By Sally King Contributed by Chinta Strasburg
Shocked by the sudden death of WGN-TV’s former broadcaster, 85-year-old Merri Dee, Reverend Jesse Jackson, Sr. said on Wednesday she used her tremendous talents to help and inspire many people.
Dee was a TV star for 43 years in Chicago’s broadcasting community, mostly at WGN. Reverend Jackson said Dee, “…was an outstanding journalist and an honorable TV presenter. She could do it all. She was a great communicator and journalist. Merri Dee was a Chicago landmark and a survivor.”
A graduate of Englewood High School in Chicago, Dee began her broadcasting career at WBEE radio in south suburban Harvey in 1966. Two years later, she switched to television, hosting programs on WCIU- TV 26 and then WSNS-TV 44.
It was while working at WSNS- TV in 1971 that Dee and one of her guests, psychic Alan Sandler, were kidnapped outside the station. Both were shot in the head. Sandler was killed, while Dee was left for dead.
Dee used that experience to comfort and inspire others, becoming an advocate for violence prevention. After surviving the violent kidnapping in 1971, Dee rallied state politicians to draft the nation’s first Victims’ Bill of Rights in 1992—legislation that was then followed by other states.
“She will be sorely missed,” said Chicago Crusader Publisher Dorothy R. Leavell.
“She enriched the lives of others and enriched the culture of our community for many decades. Merri Dee was a trailblazer in community relations and in broadcast journalism. Besides being a broadcaster, she had an outstanding personality and was cultured—qualities our community appreciated. Today’s young journalists have some big shoes to fill.”
Mayor Lori Lightfoot expressed similar sentiments on Wednesday saying, “Merri Dee has truly made a positive and indelible mark on our city and inspired countless others to follow in her footsteps.”
Dee was an author, a motivational speaker and career coach.
Saying he was in total shock, Art Norman, former anchor reporter at NBC and a board member of the National Association of Black Journalists, remarked, “She was the best spokesperson for the United Negro College Fund fundraiser we’ve ever had. I emceed so many events with her for the United Negro College Fund.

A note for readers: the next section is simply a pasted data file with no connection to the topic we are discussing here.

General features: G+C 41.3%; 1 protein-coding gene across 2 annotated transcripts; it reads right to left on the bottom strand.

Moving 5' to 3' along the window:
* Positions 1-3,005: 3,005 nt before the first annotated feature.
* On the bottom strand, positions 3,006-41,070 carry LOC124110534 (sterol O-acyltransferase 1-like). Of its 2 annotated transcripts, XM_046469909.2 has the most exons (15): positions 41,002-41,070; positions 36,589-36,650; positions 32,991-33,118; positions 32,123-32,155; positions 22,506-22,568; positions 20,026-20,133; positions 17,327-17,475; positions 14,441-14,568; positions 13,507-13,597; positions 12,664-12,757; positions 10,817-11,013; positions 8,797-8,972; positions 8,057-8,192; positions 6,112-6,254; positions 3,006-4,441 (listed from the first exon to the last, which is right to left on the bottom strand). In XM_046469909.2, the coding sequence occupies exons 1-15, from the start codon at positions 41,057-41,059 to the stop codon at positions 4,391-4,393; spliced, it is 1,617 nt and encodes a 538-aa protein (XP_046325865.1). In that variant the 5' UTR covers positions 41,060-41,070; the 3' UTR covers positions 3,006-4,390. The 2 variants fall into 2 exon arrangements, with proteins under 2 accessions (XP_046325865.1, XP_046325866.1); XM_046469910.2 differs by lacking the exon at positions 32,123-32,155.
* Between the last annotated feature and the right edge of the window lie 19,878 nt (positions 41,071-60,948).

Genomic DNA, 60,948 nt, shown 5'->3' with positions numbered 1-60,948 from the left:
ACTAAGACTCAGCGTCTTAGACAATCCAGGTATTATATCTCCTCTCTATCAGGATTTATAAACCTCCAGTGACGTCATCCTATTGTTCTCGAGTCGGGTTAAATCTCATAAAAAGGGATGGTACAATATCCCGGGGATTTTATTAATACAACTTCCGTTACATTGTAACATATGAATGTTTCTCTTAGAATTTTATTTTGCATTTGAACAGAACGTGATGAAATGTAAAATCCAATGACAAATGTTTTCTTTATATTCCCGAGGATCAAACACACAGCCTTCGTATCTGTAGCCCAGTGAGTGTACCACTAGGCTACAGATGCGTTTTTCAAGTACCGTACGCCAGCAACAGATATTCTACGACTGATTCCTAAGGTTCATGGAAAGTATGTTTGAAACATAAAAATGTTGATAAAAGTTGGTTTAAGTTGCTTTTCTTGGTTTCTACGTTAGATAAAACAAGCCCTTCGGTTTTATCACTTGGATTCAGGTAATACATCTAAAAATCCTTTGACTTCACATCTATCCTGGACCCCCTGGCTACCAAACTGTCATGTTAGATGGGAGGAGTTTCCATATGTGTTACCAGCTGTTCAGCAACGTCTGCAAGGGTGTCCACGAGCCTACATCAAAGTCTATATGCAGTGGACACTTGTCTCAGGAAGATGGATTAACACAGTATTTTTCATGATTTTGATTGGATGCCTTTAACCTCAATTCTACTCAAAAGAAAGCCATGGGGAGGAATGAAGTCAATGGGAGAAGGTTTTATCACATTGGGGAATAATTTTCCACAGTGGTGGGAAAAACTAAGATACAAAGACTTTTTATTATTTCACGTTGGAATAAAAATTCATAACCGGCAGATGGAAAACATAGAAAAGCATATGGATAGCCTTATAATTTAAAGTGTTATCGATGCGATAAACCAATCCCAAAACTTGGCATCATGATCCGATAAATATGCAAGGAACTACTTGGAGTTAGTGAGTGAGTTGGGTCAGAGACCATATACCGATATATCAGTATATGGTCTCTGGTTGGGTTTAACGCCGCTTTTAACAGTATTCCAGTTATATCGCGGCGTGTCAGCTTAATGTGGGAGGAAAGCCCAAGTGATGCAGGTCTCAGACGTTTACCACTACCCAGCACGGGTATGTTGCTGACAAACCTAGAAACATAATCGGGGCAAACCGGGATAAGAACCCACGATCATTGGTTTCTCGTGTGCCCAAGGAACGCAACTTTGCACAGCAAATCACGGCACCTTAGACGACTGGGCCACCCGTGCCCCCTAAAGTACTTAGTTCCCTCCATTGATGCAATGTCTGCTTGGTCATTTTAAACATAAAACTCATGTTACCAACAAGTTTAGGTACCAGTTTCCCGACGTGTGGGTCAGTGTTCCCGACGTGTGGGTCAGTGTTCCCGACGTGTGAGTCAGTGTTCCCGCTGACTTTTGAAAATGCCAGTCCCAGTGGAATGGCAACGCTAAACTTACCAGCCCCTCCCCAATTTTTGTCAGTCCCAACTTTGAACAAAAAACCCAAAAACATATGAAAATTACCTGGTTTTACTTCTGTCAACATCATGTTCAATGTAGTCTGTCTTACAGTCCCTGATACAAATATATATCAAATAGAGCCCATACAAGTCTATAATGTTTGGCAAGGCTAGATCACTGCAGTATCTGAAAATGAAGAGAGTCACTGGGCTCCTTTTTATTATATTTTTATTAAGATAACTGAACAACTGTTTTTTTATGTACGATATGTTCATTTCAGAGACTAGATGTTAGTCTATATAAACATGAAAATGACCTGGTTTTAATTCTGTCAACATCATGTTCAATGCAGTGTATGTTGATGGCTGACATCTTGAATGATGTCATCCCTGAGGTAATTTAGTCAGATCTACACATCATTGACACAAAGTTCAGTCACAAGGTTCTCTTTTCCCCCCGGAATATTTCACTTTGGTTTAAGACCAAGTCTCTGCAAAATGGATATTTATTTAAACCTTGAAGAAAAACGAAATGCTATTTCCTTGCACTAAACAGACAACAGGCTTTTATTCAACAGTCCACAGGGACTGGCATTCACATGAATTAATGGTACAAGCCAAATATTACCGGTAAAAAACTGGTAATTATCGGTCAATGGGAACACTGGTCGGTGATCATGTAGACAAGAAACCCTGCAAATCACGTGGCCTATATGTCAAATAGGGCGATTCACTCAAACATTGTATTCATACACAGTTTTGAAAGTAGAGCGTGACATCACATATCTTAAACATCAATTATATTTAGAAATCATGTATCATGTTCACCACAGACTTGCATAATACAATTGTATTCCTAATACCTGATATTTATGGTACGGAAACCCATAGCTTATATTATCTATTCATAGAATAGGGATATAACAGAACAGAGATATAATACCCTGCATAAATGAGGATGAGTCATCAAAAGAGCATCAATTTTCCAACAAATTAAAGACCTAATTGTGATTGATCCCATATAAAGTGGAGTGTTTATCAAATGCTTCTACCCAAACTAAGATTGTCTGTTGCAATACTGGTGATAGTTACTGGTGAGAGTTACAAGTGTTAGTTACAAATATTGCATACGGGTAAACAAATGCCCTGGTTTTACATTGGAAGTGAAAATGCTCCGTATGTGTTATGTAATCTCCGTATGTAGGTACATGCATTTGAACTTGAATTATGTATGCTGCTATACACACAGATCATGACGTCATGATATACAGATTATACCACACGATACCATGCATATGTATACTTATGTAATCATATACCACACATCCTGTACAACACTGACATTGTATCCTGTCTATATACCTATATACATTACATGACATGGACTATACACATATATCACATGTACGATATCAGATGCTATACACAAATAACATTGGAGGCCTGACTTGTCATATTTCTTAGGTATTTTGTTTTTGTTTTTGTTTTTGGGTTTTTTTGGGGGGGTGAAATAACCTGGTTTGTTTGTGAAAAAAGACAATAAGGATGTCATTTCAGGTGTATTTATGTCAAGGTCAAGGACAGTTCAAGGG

“She always talked to people who were nearby,” Norman said. “People just wanted to touch her hands because for years at WGN she was the lady that spun the wheel that picked out the lottery numbers.
“People would walk up to her wanting to touch her hand. They touched her hand because they thought they would get luck from that,” reflected Norman. “She didn’t mind people touching her hand. I am shocked at her death,” he said.
N’Digo digital newspaper publisher Hermene Hartman remembers Dee as a “fabulous woman in every way.” She said Dee was “stunning, sharp and a broadcaster of the best ilk.”
Dee was on-air at WGN from 1972-1983 and later served as Director of Community Relations until her retirement in 2008. In a statement released following her death, WGN noted among her greatest legacies as its Director of Community Relations.
Dee “spoke at thousands of events and helped to raise over $30 million dollars for WGN-TV Children’s Charities.” The statement concluded, “Merri Dee was a pioneer who will be greatly missed.”
On its website, WGN-TV noted that Dee was inducted into the National Association of Black Journalists Hall of Fame and was also the Illinois State President of the AARP.